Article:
Quality Improvement Project: Discharge Opioid Prescribing Guideline for the Urologic Surgery Patient Population

Christopher Acebedo, DNP, ACNP-BC, CCRN; Nancy Hung, PharmD; Cameron Heshmati


Urol Nurs. 2020;40(1):23-30. 

In This Article

Guideline Development

Following Institutional Review Board approval, the project commenced by conducting a needs assessment by retrospectively analyzing the Urological Surgery Department's postoperative pain data. The project team categorized the procedures according to invasiveness: a) cystourethroscopies, b) male reconstructive surgeries, c) male implantation surgeries, d) prostate procedures, e) percutaneous renal access procedures, and f) laparoscopic surgeries. The recommended procedure-specific discharge opioid regimen was calculated using the following steps:

  1. The total procedure-specific inpatient opioid consumption was converted to oral morphine milligram equivalent [MME] (see Table 1).

  2. The morphine equivalent daily dose (MEDD) was calculated by dividing the total MME by the patient's length of stay (LOS) (Fujii et al., 2018; Khater et al., 2017; Thiels et al., 2018; Tong et al., 2018; Xu et al., 2015).

  3. Using the MEDD, the 5-day opioid discharge regimen was calculated by incorporating a 25 % daily dose taper beginning on discharge day number one (Gedzior & Kwong, 2017; Scully et al., 2018).

  4. The 5-day opioid regimen was converted to the pharmacy supplied dose of hydrocodone/acetaminophen, oxycodone, or tramadol.

To identify if over-prescription existed and determine the extent of over-prescription, the median procedure-specific discharge opioid quantity (pre-guideline implementation) was compared to the calculated recommended quantity. The retrospective analysis showed a substantial gap between these quantities (see Table 2).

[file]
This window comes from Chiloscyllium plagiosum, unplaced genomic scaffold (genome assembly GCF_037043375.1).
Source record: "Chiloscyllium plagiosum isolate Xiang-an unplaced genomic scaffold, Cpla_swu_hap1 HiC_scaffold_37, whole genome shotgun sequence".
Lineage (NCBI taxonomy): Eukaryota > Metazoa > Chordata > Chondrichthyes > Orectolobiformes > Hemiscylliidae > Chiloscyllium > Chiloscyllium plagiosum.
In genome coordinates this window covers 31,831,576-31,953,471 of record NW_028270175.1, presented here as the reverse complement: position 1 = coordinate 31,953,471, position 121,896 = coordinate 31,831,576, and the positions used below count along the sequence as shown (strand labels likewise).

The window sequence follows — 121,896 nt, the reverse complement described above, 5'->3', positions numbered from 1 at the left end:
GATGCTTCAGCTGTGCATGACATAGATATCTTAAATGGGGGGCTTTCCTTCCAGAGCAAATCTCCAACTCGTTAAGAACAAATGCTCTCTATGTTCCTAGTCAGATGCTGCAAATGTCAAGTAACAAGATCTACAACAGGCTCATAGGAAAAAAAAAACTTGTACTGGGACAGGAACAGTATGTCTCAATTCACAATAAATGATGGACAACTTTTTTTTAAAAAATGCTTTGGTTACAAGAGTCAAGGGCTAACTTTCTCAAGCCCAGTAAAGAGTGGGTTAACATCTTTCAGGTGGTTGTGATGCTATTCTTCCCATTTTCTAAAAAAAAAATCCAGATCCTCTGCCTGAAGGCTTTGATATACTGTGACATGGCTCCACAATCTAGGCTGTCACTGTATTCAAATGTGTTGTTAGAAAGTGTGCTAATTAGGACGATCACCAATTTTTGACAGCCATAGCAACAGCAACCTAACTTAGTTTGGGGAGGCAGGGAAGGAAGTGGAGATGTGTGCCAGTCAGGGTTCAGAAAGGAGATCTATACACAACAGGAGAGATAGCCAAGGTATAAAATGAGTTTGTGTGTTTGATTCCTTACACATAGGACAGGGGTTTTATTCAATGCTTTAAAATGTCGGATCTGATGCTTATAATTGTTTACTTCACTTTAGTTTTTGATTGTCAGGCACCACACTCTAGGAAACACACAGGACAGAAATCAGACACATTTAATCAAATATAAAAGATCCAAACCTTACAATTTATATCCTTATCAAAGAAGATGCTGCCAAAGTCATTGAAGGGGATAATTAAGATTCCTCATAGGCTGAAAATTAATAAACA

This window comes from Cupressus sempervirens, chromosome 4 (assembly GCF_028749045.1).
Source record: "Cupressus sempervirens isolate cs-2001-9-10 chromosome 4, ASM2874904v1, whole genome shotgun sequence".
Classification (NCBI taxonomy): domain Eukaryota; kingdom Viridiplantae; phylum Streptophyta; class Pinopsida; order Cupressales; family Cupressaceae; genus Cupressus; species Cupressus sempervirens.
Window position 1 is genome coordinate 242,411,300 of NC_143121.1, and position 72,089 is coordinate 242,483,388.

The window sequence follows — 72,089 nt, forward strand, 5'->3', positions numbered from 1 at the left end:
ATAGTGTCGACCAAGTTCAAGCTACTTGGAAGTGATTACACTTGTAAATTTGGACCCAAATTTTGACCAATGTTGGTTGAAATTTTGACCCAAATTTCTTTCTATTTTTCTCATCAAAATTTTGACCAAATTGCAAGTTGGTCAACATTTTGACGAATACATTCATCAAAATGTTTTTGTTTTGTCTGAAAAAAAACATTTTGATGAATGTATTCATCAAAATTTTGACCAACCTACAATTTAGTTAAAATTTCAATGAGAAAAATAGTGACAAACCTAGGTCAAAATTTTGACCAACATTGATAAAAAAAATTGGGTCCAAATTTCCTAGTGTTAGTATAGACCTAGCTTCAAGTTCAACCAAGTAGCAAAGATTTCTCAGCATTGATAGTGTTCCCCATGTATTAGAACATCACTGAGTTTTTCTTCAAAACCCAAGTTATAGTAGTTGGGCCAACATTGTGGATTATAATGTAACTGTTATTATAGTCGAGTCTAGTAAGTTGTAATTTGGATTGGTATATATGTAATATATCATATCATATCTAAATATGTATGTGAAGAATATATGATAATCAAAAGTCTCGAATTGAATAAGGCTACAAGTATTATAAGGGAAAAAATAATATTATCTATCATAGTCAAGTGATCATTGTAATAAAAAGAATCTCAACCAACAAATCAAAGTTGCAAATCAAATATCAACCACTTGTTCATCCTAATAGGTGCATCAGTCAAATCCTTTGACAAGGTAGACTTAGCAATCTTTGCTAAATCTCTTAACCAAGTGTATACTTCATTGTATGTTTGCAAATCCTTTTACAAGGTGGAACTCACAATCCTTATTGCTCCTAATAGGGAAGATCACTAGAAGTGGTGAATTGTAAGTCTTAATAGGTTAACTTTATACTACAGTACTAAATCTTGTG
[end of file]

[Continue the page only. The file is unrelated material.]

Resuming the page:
The created guideline utilized the recommended 5-day post-discharge MME. Non-opioid agents were incorporated into the pain regimen based on the procedure performed and patient factors, such as the presence of ureteral stents and baseline renal function. Non-steroidal anti-inflammatory drugs (NSAIDs) were not prescribed for patients with serum creatinine beyond the upper limit of normal. The guideline also encouraged utilization of PDMP before prescribing opioid agents at discharge. If the patient had been prescribed opioids prior to admission, the guideline outlines steps in addressing post-operative pain control after discharge (see Figure 1).

Figure 1.

Urologic Surgery Procedure-Specific Discharge Opioid Prescription Guideline

After guideline dissemination to prescribing providers through the organization's secure electronic mail, the project was implemented for 2 months. Simultaneous with guideline implementation, the project team collected data on post-implementation inpatient opioid requirement and discharge opioid prescription refill rate by reviewing the electronic medical record (EMR). Demographic data on age, gender, mean pain score, and LOS were also collected.